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About tii

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  1. Myostatin Inhibitor Update

    Follistain 344? If so, it's nowhere near US$7000
  2. Mt2 dosages

    $200 for 10mg.. calling bs. I got a gram for $200 not in NZ Donald so don't PM \:D/
  3. Creatine

    I don't think a 5 day loading phase works...!!! Flex wrote an excellent post on Creatine: Half life doesn't really mean much with creatine as it is referring to blood creatine levels post ingestion, not muscle creatine phosphate levels which have got a washout time of anything up to 4 weeks from full saturation. The idea of using creatine pre or during training is flawed, your muscles don't use creatine monohydrate as a fuel source, it uses creatine phoshate to convert ADP back to ATP, so ideally you want creatine phosphate stored in the muscle. You don't need to load however it will take about 3 or 4 weeks to reach the same point as a 5 day load so why waste 4 weeks of your time not getting the full benefit of creatine. And it has to be used everyday, not just 3 or 4 days a week. As far as creatine pretraining, maybe you could use it two hours or so before - it takes about 1 hour to increase plasma levels however probably also takes an hour or so to transit through your gut, depending on fluid levels, so if you use it 15 mins pretraining you'll probably have finished working out before it gets to do anything. Research suggests the body actually absorbs creatine mono most effectively post training "Interestingly however, exercise may provide a comparable benefit for increasing muscle TCr to using a creatine-carbohydrate supplementation strategy. Green (1996b) reported that creatine retention in the muscle was similar when exercise, prior to ingestion, was introduced, compared to creatine ingestion with simple carbohydrates." " On ingestion of 5g of monohydrate the plasma level of creatine has been shown to rise between five- and ten-fold after approximately 1 hour (Balsom 1994). This increase in plasma creatine content in turn increases the blood/muscle concentration gradient. Resultantly, more blood borne creatine is transported and trapped in the muscle cell. With a half-life of 1-1.5 hours, blood creatine levels remains elevated for a short time period (Havenetidis 2003). Repeating this dosage 4-5 times per day at ~4 hour intervals, therefore, keeps plasma creatine concentration constantly elevated and aids the movement of creatine from the blood into the muscle cell at a constant rate throughout the day. While the greatest Cr uptake appears to occur within the first two to three days of supplementation with such a “loading” feeding protocol (Hultman 1996, Rossiter 1996, Flanagan 2004), administration periods shorter than 5 days have not been shown to effectively increase the muscle creatine pool. In a study by Odland (1996), subjects ingested 20g/day in 5g doses for just 3 days. Needle biopsies from the vastus lateralis revealed such a feeding strategy had no significant effect on the elevation of muscle PCr concentration. Creatine supplementation, individualised to subjects’ body mass, has been shown to significantly increase the muscular TCr pool. Rossiter (1996) and Flanagan (2004) administered creatine dosages of 0.25g.kg bodymass-1 each day divided into four doses for five days. To elaborate, 2.2 kilograms= 1 pound. Therefore, a 200 pound man (90 kg) would be administrated approximately 22 grams of creatine per day in these experiments. In both studies, creatine uptake was calculated as the difference between the amount of creatine fed and the amount recovered in urine during each 24 hour period of supplementation. This protocol, in both studies, effectively raised muscle TCr. This individualised feeding mechanism is largely similar to the 100g acute creatine loadings already detailed (Greenhaff 1994, Hultman 1996, Izquierdo 2002). For a standard 75kg (165 lb) male, the feeding pattern equals 18.75g in 4 doses for 5 days. However, the standardization to body mass allows for an increased supplementation for larger individuals or a reduced amount of supplementation for particularly small individuals and may be a logical improvement on the “one size fits all” administrations evidenced by Greenhaff (1994) and Izquierdo (2002), among others. At the very least, this would be a useful supplementation protocol to follow for particularly large or particularly small individuals. Hultman (1996), demonstrated that continuous low dose creatine supplementation (3g/day, in one serving over 28 days) can, in the long term be as effective at increasing muscle TCr as the 100g acute creatine loading method. Burke (2000) in a double blind study utilising a large subject base (n=41) detailed the ergogenic effects following a continuous low dose supplementation protocol of 7.7g/day for 21 days. Subjects performed more total work until fatigue, experienced significantly greater improvements in peak force and peak power and maintained elevated mean peak power for a longer period of time when exposed to low dose creatine supplementation in tandem with training as opposed to training alone. Hultman (1996) rightly comments however that while the low-dose method will, over time, elevate TCr comparably to the acute method, the 100g acute method is a more rapid mechanism to increase the muscle TCr store than continuous low dose supplementation protocols and should be favoured. It is important to note that there is considerable variability in the increase of muscle creatine content following supplementation. Some individuals are “non-responders” and experience little or no increase in muscle creatine content following usually effective loading protocols. Greenhaff (1994) found a dosage sufficient to elevate muscle TCr concentration in 5 of 8 subjects by ~25% had little effect on muscle TCr concentration in 3 non-responding subjects (see subjects 5, 6 and 8 in figure 1 below). Others individuals can be “high-responders” and creatine monohydrate supplementation can illicit a >30% increase in muscle TCr content (Rawson 2003). It is not entirely clear why there is such large inter-subject variability in muscle creatine content changes following supplementation. The strongest determinant of how much creatine is taken up into muscle appears to be the initial creatine content in that muscle (Greenhaff 1994, Rawson 2003). Published evidence demonstrates subjects with lower resting muscle creatine contents have the largest magnitude of increase following supplementation, while subjects with higher creatine contents will experience little or no increase (Greenhaff 1994, Rawson 2003, Casey 2000). Greenhaff (1995) comments that individuals with below average basal TCr contents (120 mmol.kg dry weight-1) can expect creatine supplementation to induce a >25% increase in the muscle creatine pool. I thought the effects of creatine in higher dosages was for ATK signalling pathway. http://aups.org.au/Proceedings/39/92P/92P.pdf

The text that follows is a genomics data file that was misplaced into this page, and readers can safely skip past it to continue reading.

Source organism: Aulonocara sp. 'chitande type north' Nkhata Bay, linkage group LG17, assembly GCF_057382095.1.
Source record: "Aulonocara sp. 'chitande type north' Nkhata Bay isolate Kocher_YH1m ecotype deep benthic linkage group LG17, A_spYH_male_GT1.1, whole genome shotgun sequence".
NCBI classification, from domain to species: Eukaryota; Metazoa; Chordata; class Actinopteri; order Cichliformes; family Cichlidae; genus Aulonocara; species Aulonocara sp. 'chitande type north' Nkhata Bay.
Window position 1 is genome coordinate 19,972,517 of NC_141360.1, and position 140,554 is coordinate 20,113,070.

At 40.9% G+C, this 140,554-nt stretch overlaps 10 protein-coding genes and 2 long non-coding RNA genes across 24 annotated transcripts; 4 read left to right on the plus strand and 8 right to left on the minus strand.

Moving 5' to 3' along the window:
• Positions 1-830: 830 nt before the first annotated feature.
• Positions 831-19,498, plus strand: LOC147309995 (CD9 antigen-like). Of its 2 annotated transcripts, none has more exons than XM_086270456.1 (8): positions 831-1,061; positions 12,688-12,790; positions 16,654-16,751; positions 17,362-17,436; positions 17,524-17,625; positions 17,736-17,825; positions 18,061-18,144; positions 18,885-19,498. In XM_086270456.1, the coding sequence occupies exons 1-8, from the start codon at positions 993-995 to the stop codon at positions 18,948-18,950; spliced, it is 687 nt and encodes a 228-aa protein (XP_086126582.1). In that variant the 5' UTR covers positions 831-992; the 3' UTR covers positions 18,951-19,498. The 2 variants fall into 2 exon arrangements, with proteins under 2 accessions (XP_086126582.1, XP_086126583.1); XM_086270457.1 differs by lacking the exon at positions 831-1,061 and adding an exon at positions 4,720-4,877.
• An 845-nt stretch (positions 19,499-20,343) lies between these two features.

4. Creatine

    I remember reading efferescent creatine is at a better PH than MONO and is absorbed better. You can make your own efferescent from mono anyway.
  5. Has anyone used before? Just looking to see if they are worth while. Done a bit of googling but it seems to be a mixed bag. GABA is $20/kg ALA $50/kg not sure on CLA
  6. Heaps of pubmed summaries showing how awesome it is for muscle size increase. Was going to give it a crack for arms, but calves is a mean idea.
  7. New package

    farkin cheap melatonin? Was that a freebee or something or discounted $3 a bottle....
  8. Cleanest Protein Powder?

    Be interested to find out abou this protein absorbtion inhibition. I got 40kg of WPI from Evolv for $1320, mailing it up to Chinatown
  9. the itch

    Which would you rate better Cialis or DHEA or stacked together?
  10. Trying to find some legislation as to where it says it's banned. I can see the notes where Melanotan 1 is banned but it excludes M2 quite obviously.
  11. I loaded .6mg for 1 week, had 1 sunbed and I was golden. Watch your eyes and lips,
  12. You sunbedding everyday? how black do you want to get. Color will catch up on you
  13. Bodybuilding Kills Social life?

    socialize with bodybuilders?
  14. 1gram protein per lb?

    Don't have any research but I personally like 3-3.5g/kg bw. Seen guys blow up from switching from 2g to 4g however were also having much more calories overall. Remember Layne Norton saying on one of his podcasts complete Leucine saturation of the mTOR pathway happens at about 5g of leucine, which is around 40g of meat protein or 150-250 chicken, steak, fish every 2.5-3.5 hours. Doesn't compute with receptor sensitivity though.
  15. breathing techniques?

    I've had issues with leg press because of the increased bloodflow to my head during concentric phase. I've read that bloodflow to muscles can be cut off if they are underload more than 60% and all that blood needs to go somewhere else. I get broken capilaries in my face around my eyes etc and I've had to change my pre workout to avoid this. I also have to be careful with my head position during the movement, I find if I have my head position is too low and horizontal I get more drama and my face flushes up. You might be getting light headedness because of the return of bloodflow post set.